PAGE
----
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Predicting Work-Related Stress in Correctional Officers: A Meta-Analysis

NCJ Number
Journal of Criminal Justice Volume: 32 Issue: 1 Dated: January/February 2004 Pages: 31-47
Craig Dowden; Claude Tellier
Date Published
January 2004
17 pages
This article discusses predictors of job stress in correctional officers.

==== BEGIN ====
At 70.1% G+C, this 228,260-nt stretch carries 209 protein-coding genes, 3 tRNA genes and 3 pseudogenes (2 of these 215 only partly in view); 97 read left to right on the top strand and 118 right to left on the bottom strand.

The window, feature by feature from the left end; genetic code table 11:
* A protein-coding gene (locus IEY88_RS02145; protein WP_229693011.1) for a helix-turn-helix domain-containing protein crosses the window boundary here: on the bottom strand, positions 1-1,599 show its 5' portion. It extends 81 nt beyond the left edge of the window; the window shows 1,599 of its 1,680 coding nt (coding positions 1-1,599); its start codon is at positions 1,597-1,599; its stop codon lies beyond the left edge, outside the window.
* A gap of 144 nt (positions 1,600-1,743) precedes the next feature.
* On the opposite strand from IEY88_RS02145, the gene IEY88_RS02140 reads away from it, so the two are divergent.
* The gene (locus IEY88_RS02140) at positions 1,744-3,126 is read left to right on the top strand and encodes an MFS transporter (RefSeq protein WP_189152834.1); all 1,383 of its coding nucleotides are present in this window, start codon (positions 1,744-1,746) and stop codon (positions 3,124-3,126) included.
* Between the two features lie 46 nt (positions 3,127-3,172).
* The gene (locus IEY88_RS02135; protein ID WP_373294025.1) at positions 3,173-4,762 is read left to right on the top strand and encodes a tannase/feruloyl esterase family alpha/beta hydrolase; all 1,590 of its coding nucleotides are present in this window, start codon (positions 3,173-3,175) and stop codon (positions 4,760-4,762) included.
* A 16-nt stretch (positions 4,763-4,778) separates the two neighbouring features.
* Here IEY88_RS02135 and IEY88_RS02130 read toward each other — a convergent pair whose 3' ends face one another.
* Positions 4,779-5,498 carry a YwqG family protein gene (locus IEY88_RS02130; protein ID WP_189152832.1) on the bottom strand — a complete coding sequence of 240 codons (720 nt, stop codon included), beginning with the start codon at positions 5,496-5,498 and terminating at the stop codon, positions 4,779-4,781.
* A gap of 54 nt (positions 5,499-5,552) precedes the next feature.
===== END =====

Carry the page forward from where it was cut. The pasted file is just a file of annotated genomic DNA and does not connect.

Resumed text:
There is an assumption that correctional work is stressful but little evidence to support this. This study provides the first meta-analytic examination of the strongest predictors of correctional officer stress. This approach will enable a more systematic exploration of the questions under review than previously possible. A literature search was conducted to identify studies published between January 1950 and January 2001 using the PsycInfo and National Criminal Justice Reference Service (NCJRS) databases. The results show that the impact of demographic variables, such as gender, marital status, education, and number of children, was relatively unimpressive. Although age had a significant impact on predicting work-related stress in correctional personnel, the magnitude of the effect was quite low. The impact of work-related attitudes, such as decisionmaking, job satisfaction, commitment, and turnover, on correctional officer stress displayed a much stronger relationship. Participation in decisionmaking, job satisfaction, and commitment had significant negative impacts on correctional officer stress. In terms of the specific occupational problems facing correctional officers, the perceived dangerousness of the position far outweighs role difficulties in terms of its contribution to job stress. Very little empirical support was found for the role of job characteristics, such as shift, security level, contact hours, and years of experience, in the development of stress in correctional personnel. Professional orientation (rehabilitation-focused versus punitive/custody-oriented) may affect the job stress experienced by correctional officers. Officers that possess a human service/rehabilitation orientation experienced considerably less job stress than those that did not endorse such a position. Individuals that support custodial/punitive statements are more likely to experience elevated levels of stress compared to those that fail to endorse such statements. Research focusing on ethnic minorities and female correctional officers is an area in critical need of additional study. Also, the important role of country of study origin in explaining discrepancies in job stress must be emphasized. 8 tables, appendix, 73 references